New figures have been released which highlight that around half of people living in England and Wales will survive at least 10 years following a cancer diagnoses.
Researchers have stated that a cancer does not need to be viewed as the “death sentence” it once was with the new figures suggesting a “tipping point” had been reached.
Indeed, these figures highlight the startling progress that has been achieved since the 1970’s. The analysis showed that in 1971-2, 50% of people diagnosed with cancer died within a year. Now 50% survive for at least a decade – up from 24% in 1971-2.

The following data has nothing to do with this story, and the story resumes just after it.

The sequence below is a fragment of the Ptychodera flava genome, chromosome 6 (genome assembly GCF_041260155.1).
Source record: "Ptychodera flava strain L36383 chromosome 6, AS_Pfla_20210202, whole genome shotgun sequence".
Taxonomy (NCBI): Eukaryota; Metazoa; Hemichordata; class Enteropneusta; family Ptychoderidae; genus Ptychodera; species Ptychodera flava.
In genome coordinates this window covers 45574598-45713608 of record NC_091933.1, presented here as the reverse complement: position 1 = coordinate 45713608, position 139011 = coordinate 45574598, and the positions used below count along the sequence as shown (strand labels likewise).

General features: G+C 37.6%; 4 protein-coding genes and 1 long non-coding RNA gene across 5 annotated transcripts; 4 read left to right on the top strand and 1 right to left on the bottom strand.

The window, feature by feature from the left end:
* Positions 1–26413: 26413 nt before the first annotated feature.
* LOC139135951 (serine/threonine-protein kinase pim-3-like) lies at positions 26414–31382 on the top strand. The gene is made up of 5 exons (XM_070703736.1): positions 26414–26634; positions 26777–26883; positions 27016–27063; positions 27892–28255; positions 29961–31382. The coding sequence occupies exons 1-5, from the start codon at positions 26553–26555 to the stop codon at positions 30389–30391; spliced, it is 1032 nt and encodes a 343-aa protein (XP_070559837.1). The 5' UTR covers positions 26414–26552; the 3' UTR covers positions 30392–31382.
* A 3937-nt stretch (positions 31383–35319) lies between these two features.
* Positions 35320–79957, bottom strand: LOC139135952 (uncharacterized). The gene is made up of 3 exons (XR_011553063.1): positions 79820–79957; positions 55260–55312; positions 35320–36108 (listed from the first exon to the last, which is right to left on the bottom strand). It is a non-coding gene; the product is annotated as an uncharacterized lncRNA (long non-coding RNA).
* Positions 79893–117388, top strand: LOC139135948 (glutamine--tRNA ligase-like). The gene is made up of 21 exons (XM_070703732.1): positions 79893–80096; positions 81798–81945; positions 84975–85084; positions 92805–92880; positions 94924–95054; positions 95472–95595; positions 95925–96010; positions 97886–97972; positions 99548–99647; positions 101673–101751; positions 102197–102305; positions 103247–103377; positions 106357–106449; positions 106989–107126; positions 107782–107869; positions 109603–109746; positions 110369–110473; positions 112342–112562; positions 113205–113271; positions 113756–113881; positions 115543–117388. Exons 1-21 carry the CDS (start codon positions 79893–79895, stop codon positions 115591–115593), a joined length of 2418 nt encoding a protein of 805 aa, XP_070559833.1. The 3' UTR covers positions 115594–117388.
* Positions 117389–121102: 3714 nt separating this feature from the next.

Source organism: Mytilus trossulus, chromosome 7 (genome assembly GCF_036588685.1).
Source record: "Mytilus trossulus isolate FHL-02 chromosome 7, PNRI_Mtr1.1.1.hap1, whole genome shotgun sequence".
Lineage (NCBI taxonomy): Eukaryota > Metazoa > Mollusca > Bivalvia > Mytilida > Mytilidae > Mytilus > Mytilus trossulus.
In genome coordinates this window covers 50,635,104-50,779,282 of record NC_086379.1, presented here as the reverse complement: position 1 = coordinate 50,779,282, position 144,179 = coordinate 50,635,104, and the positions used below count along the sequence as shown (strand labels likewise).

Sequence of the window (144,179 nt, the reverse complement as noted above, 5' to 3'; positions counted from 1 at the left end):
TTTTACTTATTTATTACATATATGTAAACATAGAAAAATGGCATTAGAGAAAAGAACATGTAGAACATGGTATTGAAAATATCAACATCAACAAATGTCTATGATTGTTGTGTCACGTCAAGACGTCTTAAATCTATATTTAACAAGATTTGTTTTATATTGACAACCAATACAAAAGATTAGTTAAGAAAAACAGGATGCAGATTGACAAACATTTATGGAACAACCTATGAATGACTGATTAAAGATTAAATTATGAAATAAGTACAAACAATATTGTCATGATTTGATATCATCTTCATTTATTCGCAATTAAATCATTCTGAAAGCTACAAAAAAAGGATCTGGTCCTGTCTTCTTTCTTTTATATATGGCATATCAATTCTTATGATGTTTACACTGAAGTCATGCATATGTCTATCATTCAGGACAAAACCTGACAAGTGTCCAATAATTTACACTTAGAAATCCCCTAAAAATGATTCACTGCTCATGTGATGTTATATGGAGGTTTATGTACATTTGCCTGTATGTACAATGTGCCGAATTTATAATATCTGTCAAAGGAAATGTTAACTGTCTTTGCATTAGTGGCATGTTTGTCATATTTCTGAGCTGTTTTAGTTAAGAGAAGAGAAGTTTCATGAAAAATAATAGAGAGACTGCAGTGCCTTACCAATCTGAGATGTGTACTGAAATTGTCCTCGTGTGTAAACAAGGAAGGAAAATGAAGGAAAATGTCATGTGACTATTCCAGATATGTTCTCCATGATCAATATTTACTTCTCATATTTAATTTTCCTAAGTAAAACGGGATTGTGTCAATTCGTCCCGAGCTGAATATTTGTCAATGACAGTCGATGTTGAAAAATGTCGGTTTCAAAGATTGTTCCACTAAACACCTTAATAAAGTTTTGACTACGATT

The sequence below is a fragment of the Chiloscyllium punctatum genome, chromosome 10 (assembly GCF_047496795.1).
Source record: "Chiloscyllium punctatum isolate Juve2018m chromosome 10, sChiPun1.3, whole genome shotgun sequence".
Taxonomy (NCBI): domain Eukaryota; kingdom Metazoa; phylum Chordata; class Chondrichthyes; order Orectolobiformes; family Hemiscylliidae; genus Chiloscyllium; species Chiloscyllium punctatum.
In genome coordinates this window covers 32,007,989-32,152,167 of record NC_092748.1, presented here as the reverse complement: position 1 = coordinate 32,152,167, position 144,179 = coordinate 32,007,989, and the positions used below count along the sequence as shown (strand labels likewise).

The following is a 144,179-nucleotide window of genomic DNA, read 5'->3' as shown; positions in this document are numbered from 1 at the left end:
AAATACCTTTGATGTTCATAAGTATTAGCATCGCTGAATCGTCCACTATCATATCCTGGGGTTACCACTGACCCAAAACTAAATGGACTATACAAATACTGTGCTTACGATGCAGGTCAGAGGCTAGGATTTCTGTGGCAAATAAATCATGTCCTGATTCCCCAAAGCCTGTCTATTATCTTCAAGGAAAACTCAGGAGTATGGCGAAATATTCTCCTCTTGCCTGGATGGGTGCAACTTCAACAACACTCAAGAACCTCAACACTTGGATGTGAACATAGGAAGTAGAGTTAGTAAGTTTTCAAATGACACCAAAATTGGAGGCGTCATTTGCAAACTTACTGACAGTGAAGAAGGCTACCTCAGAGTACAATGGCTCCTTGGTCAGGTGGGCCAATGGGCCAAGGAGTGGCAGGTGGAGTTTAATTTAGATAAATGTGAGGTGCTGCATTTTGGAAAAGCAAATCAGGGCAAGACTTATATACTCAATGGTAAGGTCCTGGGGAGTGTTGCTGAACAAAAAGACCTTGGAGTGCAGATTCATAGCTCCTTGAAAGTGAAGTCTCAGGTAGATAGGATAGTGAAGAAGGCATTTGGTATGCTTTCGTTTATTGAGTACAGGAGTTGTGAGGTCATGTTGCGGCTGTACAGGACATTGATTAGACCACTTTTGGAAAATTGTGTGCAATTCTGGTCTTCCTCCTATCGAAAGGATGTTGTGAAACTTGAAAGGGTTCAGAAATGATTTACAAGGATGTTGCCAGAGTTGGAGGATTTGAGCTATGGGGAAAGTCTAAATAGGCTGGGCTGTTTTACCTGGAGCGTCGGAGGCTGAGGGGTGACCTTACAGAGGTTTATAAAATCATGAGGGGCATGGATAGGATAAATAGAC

However the findings, based on the outcomes for more than 7 million patients, also showed that for some cancers, survival rates were still very low.
For example, just 1% of pancreatic cancer patients and 5% of lung cancer patients can expect to survive for 10 years.
This shouldn’t detract from the overall trend improving and new treatments have played a role as well as earlier diagnosis and screening.
But Cancer Research UK, which carried out the research, said the progress showed there needed to be new, more ambitious aims and has stated that it wants to see 10-year survival hit 75% in the next 20 years.
Read the full article here: http://www.bbc.co.uk/news/health-27194823